Global Agenda Council on Demographic Dividend 2014-2016

 

The global conversation on population growth has shifted from a focus on control to avoid the damages of overpopulation, to a positive conversation around the potential economic benefits of the youth bulge. As stated by the World Bank, policies to spur future job creation and economic growth are shaped by the age structure of a country’s population. Declining fertility, accelerated by investments in better health, family planning services and gender equality, results in a smaller population at young dependent ages and a larger population of adults in the labour force, and then leads to a swelling in the ranks of the elderly. Through concrete policy actions in family planning, health, education, gender equality and labour market policies, a number of countries have produced large and positive economic returns, referred to as the “demographic dividend.”

Most developing countries have a short window of opportunity to enact policies and promote investments that raise the human capital of young people while positioning them for greater economic productivity when they enter their working years. Demography need not be destiny, but failure of leadership to manage demographic change will guarantee lags in economic growth and increase the risk of social and political turbulence.

The Global Agenda Council on Demographic Dividend seeks to produce multistakeholder thought leadership to support policy-makers in the developing world to harness the economic benefits of the demographic dividend and decrease the risk of social and political turbulence, with youth and women empowerment as pillars of investment for transformation. The council also seeks to raise awareness and support countries to positively impact their transformation towards sustainable and inclusive growth.

The following are the council’s objectives and potential for impact:

  • Build on the council’s acquired reputation for policy advice through previous case studies to inform policy-making, by raising government awareness of impact policies and reinforcing its position as trusted partners accompanying their transformation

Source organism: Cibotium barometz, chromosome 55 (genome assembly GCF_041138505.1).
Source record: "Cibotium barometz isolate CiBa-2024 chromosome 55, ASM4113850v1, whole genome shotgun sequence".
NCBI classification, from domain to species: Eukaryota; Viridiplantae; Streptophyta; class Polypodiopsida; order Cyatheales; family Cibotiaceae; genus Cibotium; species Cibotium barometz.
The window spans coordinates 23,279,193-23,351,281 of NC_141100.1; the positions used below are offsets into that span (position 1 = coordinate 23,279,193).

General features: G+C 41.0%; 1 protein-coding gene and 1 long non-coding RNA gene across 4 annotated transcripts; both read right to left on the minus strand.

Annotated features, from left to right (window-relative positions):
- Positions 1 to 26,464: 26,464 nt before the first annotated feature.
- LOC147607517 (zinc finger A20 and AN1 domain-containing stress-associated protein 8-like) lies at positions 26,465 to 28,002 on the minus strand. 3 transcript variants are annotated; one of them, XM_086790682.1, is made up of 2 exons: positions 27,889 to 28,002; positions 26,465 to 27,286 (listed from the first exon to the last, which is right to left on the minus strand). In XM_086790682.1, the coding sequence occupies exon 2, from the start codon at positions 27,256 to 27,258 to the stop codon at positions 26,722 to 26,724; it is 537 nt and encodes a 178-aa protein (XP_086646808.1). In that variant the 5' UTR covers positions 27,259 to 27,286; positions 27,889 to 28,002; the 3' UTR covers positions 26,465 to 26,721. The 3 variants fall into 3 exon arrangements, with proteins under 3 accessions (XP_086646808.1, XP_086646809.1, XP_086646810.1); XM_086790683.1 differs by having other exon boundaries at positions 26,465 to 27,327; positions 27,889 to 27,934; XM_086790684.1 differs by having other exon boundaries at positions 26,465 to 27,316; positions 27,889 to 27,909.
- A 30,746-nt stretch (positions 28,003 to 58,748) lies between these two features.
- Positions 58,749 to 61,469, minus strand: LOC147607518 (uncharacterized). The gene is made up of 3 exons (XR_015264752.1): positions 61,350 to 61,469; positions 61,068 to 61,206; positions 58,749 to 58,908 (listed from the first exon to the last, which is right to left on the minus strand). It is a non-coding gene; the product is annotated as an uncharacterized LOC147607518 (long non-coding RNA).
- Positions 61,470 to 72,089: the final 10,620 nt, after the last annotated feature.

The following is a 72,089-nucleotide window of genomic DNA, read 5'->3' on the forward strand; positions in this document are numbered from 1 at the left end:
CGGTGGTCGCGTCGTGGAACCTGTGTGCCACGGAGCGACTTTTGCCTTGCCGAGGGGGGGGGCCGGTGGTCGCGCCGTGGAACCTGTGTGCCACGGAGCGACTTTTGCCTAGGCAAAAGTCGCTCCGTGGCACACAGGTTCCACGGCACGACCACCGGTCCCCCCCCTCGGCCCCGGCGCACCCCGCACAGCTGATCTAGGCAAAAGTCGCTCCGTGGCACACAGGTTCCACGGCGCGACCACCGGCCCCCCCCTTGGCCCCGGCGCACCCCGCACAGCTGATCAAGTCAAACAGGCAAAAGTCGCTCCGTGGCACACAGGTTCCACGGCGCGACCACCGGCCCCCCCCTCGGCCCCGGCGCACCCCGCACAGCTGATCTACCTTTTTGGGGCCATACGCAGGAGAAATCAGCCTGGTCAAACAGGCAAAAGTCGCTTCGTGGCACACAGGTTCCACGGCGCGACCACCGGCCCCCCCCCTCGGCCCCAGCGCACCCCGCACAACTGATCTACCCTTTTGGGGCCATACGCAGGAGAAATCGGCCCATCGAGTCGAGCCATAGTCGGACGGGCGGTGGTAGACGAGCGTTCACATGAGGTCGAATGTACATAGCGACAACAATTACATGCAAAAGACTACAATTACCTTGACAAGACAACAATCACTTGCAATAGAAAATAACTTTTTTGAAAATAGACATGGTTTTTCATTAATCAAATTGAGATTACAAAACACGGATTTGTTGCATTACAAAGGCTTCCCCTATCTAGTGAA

• Leverage the World Economic Forum’s network to bring the private sector to the table to cooperate operationally through capacity building and supply chain management, but also to share insights on the necessary enabling environment to attract FDI, particularly in labour intensive industries
  • Finalize the previously started Pakistan case study, and rely on World Bank and UNFPA latest studies for policy mapping
  • Given the strong linkage with issues related to skills/education, health, governance, cultural values, human rights, security, sustainability and development in general, numerous opportunities to collaborate with the following councils to bring holistic perspectives and solutions: Future of Health, Future of Jobs, Education, Gender Parity, Fragility/Violence/Conflict, Sustainable Development, Inclusive Growth, Human Rights, Trade & FDI, Future of Banking, and Future of Manufacturing
  • Strengthen collaboration and engagement with UNFPA and the World Bank, which could result in the next World Development Report focusing on population, bringing the demographic dividend to the forefront of the development agenda

To get involved please contact

Research Analyst: James Pennington, Associate, Global Agenda Councils, james.pennington52b32b174684@5937521d307da24202weforum.org
Council Manager: Vanessa Moungar, Senior Community Manager, Africa, vanessa.moungar11ed59@0db227ce314ca10e70weforum.org
Forum Lead:
Elsie S. Kanza, Director, Head of Africa, elsie.kanza80eba8f5f193@bf0593af546ce0102weforum.org